Our preoccupation with fair skin has even become the primary adjective when describing a person iyong “maputi”; maganda, medyo “maitim” lang!.
According to Filipinos, all the other beautiful attributes beside fair complexion favor characteristics that are not Asian or black - high-bridged nose, blue eyes, blond hair, etc.
I don’t know whether we are the only country that sells “whitening soap.”
But here, any talk of Adam and Eve being Ethiopian blacks is out of the question.

Edwin De Leon,
Manila,
Philippines

 

 

 

Call for Filipinos to wake up to China's
Trampling of their sacred shores
The Southeast Asian Times, Saturday 2 April 2021
First published in the Philippine Inquirer, Thursday 1 April 2021

In the news item “New potential irritant: PH to raise China buildup on Zamora Reef” on March 28, 2021, Philippine Ambassador to China Jose Sta. Romana was said to be poised to raise grave concerns over China’s new “‘construction activity on the island built by the Chinese on top of Zamora Reef” which is within the Philippines’ exclusive economic zone at a top-level meeting by Filipino and Chinese officials scheduled soon.
Yeah, right!
Why does our Department of Foreign Affairs keep saying things all Filipinos know mean absolutely nothing, when it comes to matters concerning China’s “creeping invasion” in the West Philippine Sea?
Its officials can waste all their saliva and the people’s money confabulating with their Chinese counterparts in very expensive venues regarding issues that only President Duterte and Chinese President Xi Jinping have any say on.
And given Mr. Duterte’s latest act of worshipping Xi after the latter “donated” vaccines to fight the disease it has spread around the globe, any such “diplomatic” protest amounts to nothing more than a charade.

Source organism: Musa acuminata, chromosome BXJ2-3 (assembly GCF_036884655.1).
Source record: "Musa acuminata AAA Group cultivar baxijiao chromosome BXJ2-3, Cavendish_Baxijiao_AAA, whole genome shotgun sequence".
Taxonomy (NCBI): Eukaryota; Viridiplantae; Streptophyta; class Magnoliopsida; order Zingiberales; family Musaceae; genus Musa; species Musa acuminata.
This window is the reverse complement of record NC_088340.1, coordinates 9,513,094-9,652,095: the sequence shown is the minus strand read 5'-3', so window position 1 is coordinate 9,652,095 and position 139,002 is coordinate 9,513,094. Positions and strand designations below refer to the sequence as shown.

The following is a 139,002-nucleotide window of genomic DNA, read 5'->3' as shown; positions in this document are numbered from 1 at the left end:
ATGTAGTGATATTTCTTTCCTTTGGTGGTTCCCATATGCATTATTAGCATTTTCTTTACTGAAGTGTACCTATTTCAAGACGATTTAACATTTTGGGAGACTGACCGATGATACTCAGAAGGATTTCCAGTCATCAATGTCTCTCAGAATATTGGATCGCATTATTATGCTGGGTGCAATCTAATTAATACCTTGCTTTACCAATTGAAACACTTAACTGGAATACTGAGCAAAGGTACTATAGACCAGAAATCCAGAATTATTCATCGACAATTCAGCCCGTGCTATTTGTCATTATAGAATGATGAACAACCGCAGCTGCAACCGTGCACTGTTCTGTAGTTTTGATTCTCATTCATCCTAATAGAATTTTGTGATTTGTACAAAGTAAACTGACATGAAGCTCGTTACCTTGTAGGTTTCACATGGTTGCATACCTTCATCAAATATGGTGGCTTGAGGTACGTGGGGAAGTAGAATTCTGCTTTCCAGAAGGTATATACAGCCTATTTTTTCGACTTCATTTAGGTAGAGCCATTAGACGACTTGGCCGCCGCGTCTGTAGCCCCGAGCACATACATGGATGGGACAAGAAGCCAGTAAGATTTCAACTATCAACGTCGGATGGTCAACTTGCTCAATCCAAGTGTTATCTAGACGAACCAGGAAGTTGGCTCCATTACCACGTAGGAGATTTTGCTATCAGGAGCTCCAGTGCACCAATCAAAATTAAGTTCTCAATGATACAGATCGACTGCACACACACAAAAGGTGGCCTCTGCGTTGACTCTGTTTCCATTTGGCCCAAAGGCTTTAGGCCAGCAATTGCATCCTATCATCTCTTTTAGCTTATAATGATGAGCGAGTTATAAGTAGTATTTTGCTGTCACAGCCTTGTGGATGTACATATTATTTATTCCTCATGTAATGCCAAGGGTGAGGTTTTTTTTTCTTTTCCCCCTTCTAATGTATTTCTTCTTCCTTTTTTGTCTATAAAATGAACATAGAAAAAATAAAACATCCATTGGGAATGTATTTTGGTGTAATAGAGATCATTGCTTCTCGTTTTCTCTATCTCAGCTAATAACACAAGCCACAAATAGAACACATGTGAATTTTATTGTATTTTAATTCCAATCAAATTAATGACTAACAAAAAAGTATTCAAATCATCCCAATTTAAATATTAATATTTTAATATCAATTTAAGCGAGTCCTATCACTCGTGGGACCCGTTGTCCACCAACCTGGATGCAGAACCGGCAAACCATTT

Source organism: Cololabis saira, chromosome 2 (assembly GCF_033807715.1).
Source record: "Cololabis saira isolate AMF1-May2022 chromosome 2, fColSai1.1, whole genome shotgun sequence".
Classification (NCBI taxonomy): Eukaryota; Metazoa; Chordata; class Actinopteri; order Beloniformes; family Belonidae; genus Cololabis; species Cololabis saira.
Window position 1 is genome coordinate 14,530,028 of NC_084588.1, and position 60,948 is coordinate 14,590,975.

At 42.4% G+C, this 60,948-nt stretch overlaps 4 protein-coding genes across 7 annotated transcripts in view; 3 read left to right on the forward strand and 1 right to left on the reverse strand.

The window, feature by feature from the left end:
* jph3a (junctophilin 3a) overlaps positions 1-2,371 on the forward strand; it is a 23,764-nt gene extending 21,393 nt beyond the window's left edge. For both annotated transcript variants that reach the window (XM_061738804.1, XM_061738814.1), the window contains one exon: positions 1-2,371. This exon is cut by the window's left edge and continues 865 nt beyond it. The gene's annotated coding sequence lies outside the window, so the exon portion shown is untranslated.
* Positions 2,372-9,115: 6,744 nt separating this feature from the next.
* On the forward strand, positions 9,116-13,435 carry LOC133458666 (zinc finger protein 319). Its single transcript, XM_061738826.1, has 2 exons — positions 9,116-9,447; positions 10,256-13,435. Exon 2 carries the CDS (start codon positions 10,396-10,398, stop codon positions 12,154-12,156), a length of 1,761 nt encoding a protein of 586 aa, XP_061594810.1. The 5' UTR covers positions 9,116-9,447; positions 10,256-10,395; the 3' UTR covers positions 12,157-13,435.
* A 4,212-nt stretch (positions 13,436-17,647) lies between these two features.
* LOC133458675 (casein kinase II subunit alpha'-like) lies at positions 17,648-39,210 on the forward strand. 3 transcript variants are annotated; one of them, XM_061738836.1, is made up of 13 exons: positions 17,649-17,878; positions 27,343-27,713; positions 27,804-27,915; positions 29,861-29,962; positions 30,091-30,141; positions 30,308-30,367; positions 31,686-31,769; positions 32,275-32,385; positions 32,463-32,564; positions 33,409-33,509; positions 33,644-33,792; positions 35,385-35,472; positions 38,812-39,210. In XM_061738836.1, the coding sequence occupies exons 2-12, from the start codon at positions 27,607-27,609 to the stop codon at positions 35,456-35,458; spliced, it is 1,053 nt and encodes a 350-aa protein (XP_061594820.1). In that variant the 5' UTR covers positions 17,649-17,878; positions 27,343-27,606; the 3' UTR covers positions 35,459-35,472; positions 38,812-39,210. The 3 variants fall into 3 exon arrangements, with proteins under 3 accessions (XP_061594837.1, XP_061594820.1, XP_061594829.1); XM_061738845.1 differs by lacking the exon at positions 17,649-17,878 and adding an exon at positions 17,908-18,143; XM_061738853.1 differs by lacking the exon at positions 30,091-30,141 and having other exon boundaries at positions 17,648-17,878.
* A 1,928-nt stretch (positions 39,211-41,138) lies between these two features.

Thus, after surreptitiously taking the Julian Felipe Reef, which is within our territorial maritime zone, as “unofficial recompense” for such “generosity” in “‘Friend,’ indeed,” Editorial, Philippine Inquirer March 26, 2021, China is obviously targeting the Zamora Reef next.
When are people ever going to wake up to the irreparable damage being done by this blatant “trampling of their sacred shores”?

Rogelio S. Candelario,
Manila,
Philippines



Call for unified coordinated military strike
To oust the Myanmar coup-makers
The Southeast Asian Times, Friday 2 April 2021
First published in the Bangkok Post, Tuesday 30 March 2021

Re: "Global criticism after bloodiest day in Myanmar", in Bangkok Post, March 29.
It is naive to think that influential members of Asean will do anything to stop the carnage in Myanmar.
It is also futile to think that Russia or China will come forward to condemn the military and provide any help in restoring democracy.
Except for India which remains a fragile democracy, there is no other country from the Middle East to Myanmar that has any moral ground or economic interest to intervene in Myanmar.
The only way to stop the coups in the region is to oust the coup-makers by a unified military strike coordinated by India, the EU, Australia, the USA and others willing to join the coalition.
As they say, old regimes die hard. Myanmar needs to be liberated from the clutches of the military just like Bangladesh was liberated from the tyranny of the military junta of Pakistan in 1971.
Diplomacy does not seem to stick with the rulers of the region. It is time that the military regimes in the region are imposed with severe economic sanctions and are given a taste of external military strikes and made to fear their own extinction.

Kuldeep Nagi,
Bangkok,
Thailand

 

 

Thailand attends Myanmar military
Annual Armed Forces Day celebration
The Southeast Asian Times, Thursday 1 April 2021
First published in the Bangkok Post, Monday 30 March 2021

In the March 29 Bangkok Post report, the Myanmar military celebrated Armed Forces Day.